Roger Herft said: ” particularly those we determine to be the “enemy”. The heat is on. The gay and lesbian person is placed on the altar” Err, who said anything about ‘enemies’ ? Maybe that is the way +Herft thinks about conservatives, but we are arguing about Truth, not about personalities. And as for placing people on the altar, I think he means “same-sex sex” is on the altar… By the way, isn’t the altar where we are all *supposed* to be ? Offering our lives to God as “living sacrifices”… to deny self and follow Christ ? To die… Read more »

Christopher Shell
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Christopher Shell

Bishop KJS says ‘all language is metaphorical’. How can it be? The very word ‘metaphor’ is employed precisely to distinguish language that is metaphorical from language that is not metaphorical.

If all is metaphor, then mothing is metaphor, and the word ‘metaphor’ is emptied of meaning.

In addition, such talk, with the appearance of learning, serves only to obfuscate, and to increase the sum of vagueness. Good teachers who serve the flock do so with clarity, even concerning difficult issues.

drdanfee
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drdanfee

Please, please, please – context? Almost all of religious witness language tends towards non-literal speech. Until somebody can actually demonstrate that they have got God or Jesus sampled in a test tube – and the rest of us can repeat the maneuver any time we like if we follow their best practices – we are blessed and burdened with non-literal speech. If you carefully investigate the fundamental notions of God, you will find that a test tube God is by definition, impossible – thus the Tillich veneration of what he called the Protestant Principle – no graven images, if in… Read more »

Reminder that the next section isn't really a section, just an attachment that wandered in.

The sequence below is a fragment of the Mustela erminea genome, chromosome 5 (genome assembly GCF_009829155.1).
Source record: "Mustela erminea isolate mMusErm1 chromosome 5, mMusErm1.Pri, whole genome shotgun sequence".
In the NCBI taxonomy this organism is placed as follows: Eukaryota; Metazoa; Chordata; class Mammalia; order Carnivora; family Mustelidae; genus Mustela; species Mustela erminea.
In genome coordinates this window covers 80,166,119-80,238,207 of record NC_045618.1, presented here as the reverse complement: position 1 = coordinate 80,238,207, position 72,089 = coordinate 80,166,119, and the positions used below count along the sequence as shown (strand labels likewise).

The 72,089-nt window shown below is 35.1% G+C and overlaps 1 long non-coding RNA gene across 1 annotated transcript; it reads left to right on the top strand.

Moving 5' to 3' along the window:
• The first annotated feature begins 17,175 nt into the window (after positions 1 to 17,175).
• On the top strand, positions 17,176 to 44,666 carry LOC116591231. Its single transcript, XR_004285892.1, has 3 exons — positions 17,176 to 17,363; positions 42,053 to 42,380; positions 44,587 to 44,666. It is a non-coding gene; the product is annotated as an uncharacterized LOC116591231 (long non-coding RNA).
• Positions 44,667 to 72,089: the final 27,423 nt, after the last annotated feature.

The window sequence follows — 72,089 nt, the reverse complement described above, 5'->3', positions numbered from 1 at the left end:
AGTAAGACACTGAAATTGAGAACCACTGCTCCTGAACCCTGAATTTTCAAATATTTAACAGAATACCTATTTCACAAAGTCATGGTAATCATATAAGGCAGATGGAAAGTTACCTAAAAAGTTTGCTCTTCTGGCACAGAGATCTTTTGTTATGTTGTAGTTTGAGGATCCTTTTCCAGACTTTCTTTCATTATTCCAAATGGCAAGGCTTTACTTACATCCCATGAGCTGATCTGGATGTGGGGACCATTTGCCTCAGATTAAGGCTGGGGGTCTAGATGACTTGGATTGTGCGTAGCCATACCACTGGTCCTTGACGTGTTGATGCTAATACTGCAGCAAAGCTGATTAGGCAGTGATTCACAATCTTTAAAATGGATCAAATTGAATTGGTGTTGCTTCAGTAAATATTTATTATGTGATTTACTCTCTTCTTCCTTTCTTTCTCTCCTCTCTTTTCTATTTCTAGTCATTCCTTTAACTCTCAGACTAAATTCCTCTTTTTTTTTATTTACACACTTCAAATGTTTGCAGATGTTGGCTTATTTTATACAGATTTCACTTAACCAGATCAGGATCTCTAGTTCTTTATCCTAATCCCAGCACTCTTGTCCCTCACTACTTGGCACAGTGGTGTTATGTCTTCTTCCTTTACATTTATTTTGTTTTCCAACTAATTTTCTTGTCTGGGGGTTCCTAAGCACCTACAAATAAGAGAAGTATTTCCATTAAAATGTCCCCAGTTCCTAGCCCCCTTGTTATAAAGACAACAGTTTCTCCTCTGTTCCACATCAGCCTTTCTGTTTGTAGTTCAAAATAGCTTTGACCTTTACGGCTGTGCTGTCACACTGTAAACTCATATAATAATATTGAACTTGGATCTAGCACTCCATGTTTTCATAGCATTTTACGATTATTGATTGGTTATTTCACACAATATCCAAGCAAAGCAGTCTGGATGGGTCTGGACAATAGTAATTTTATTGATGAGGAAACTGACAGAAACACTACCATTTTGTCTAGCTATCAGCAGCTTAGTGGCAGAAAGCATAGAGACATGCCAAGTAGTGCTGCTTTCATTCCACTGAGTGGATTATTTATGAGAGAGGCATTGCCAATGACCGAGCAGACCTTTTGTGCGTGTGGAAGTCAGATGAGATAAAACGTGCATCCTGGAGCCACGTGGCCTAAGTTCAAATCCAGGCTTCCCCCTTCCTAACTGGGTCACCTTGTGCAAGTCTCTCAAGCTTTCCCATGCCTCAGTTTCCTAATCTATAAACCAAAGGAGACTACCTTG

drdanfee
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drdanfee

Please, please, please – context? If we are being careful about how talk about something is not the exclusive, objective total reality of that something, even apart from graven images of God rendered from scripture in new conservative readings of scripture – we also might take some considerable care in distinguishing between the nastiness and negativities of typical conservative narratives about queer folks in loving relationships, with or without children whom those parents also love, and the real queer partners involved as the objects of that negative and nasty speech. For possible starters, we could stop talking about partnered gay… Read more »

Christopher Shell
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Christopher Shell

drdanfee- I’ll explain why I disagree. The very reason why I believe that our focus as Christians should be primarily on the Jesus of the New Testament is because there at least we are on relatively unshaky ground (or as unshaky as we will get, anyway): the ground of history, and of documents susceptible to historical analysis. Now, when one is speaking of history and biography, is literal or non-literal interpretation appropriate? Clearly the former. How about when one is speaking of epistles? The same: literal. How about when one is speaking of apocalyptic? Semi-literal and semi-non-literal. So of the… Read more »